1. The chapter appeared first as a Technical Report of the Center for Human Information Processing (now emasculated thanks to unthinking administrators), and later as a chapter in the published proceedings of the conference (Mandler, 1975a), and shortly thereafter as Chapter 3 in my first book on cognition and emotion (Mandler, 1975b).
2. See Shallice (1991) for an account of the revival of consciousness.
3. The best presentation of my current position is a combination of this and the 1992 chapter.
4.There are several uses of "functionalism", the most prominent of which are the following four:
Functionalism1 - the use most frequently adopted by philosophers and cognitive scientists - argues that the study of the "functions" of the organism (and its mind, etc.) can be carried out without reference to the underlying (neuro-)physiological hardware, typically by the manipulation of symbol systems and by complex computation. It is how the brain/mind functions that is of concern, not what its functions are. Functionalism2 is the simplest sense, and used in sensory psychophysics when particular mathematical functions are used to describe variations in experience as a function of variations of the sensory stimulus. Functionalism3 is best represented by the "functionalism" of the Chicago School of psychology around the turn of the century (Carr, Dewey, et al.). It was concerned with observable behavior, its effects and its evolutionary "functions." Its secondary emphasis of describing behavior "as a function of" some external events (e.g., McGeoch, and also the psychophysics of functionalism2) can be seen as a forerunner of American behaviorism. Functionalism4 has been primarily used by linguists who wished to contrast their concern with interactive semantic, syntactic, pragmatic, social, psychological, etc. functions of language with formalist and modular views (e.g., Chomsky, Fodor).
My own approach comes closest to Functionalism4, stressing various functions of consciousness, i.e., asking what consciousness is for, but without wanting to neglect its physical (physiological) representation - when appropriate.
5. A similar interpretation of consciousness was advanced by E. Roy John (in Thatcher and John (1977, pp. 294-304). He noted that in consciousness "information about multiple individual modalities of sensation and perception is combined into a unified multidimensional representation," i.e., that "consciousness itself is a representational system."
6. This phenomenon applies primarily to established representation and not to vague, indeterminate, or novel stimulus situations.
7. Conscious memories ("remembering") are usually initiated by conscious "retrievals" of the relevant unconscious contents, but the latter may also appear without any preceding relevant conscious activity (see Mandler, 1994, for a discussion of such "mind-popping").
8. The "troubleshooting" function of consciousness is an important instance of such constructions. We become conscious of and focus on actions and events that are indicative of a breakdown in usual consequences and procedures (as for example when the brakes of our car fail or a familiar door will not open).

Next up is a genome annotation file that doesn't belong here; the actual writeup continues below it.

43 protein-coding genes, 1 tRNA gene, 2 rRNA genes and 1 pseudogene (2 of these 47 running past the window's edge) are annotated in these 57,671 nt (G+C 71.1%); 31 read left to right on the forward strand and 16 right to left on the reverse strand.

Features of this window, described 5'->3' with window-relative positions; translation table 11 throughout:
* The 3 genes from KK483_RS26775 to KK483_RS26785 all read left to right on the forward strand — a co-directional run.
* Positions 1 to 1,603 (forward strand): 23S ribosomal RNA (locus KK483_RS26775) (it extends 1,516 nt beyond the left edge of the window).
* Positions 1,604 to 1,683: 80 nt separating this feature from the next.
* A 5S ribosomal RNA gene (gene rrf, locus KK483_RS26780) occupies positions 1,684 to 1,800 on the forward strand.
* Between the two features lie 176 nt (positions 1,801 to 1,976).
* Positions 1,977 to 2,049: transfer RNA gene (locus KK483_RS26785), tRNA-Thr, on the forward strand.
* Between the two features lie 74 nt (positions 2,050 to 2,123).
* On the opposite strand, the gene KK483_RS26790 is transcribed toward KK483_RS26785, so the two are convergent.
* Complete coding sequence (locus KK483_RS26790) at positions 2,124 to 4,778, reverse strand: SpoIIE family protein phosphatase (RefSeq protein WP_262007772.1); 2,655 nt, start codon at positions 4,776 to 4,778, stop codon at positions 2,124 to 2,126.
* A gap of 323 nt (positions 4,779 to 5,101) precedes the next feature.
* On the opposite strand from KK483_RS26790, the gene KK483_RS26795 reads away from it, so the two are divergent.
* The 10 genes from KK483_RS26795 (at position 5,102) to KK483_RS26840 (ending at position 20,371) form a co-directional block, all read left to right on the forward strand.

9. I shall not enter into a discussion of any differences between attention and consciousness. The distinction can and has been made (e.g., Kahneman & Treisman, 1984; Mandler, 1985), and for the present purposes it will suffice to agree that attentional processes (under some definitions) will produce conscious contents, but that a conscious content does not presuppose prior attention.
10. For a further pursuit of the analogy between dreaming and creativity see Mandler (in press).
11. Note that these activations are in addition to the usual flow of activation that takes place during unconscious processing (see, for example, McClelland and Rumelhart, 1981).
12. Posner and Snyder's (1975) hypothesis that conscious states preempt pathways by the inhibition of competing possibilities may in part be related to the assumption that such pathways are more available because of preferential additional activation.
13. Decisions among many alternatives (e.g., a restaurant menu) involve a restriction to some manageable subset that is accomplished by the feedback function, followed by (unconscious) decision processes that operate on the remaining choices.
14. This kind of "rehearsal" incorporates both maintenance and elaborative rehearsals (see Craik & Watkins, 1973; Woodward, Bjork & Jongeward, 1973).
15. I had originally included a contrast between slow conscious and fast unconscious processes, but this distinction may be no more than a reflection of the operation of serial and parallel processes.
16. With apologies to Susan Sontag's "The volcano lover."
17. Unfortunately some writers have used primary memory to refer to STM whether conscious or not. I use it as James defined it, i.e., as the "specious present and immediately-intuited past" (James, 1890, I, p.638).
18. The very useful concept of working memory (cf. Baddeley,1989) is more complex than either primary or short term memory, but some parts of it are be coextensive with conscious/primary memory.
19. Which, I believe, originated - like so many things - with D. O. Hebb.
20. My attempts in this direction can be seen as provisional, in the sense that other functions associated with consciousness may be discovered or postulated.
21. See footnote 4.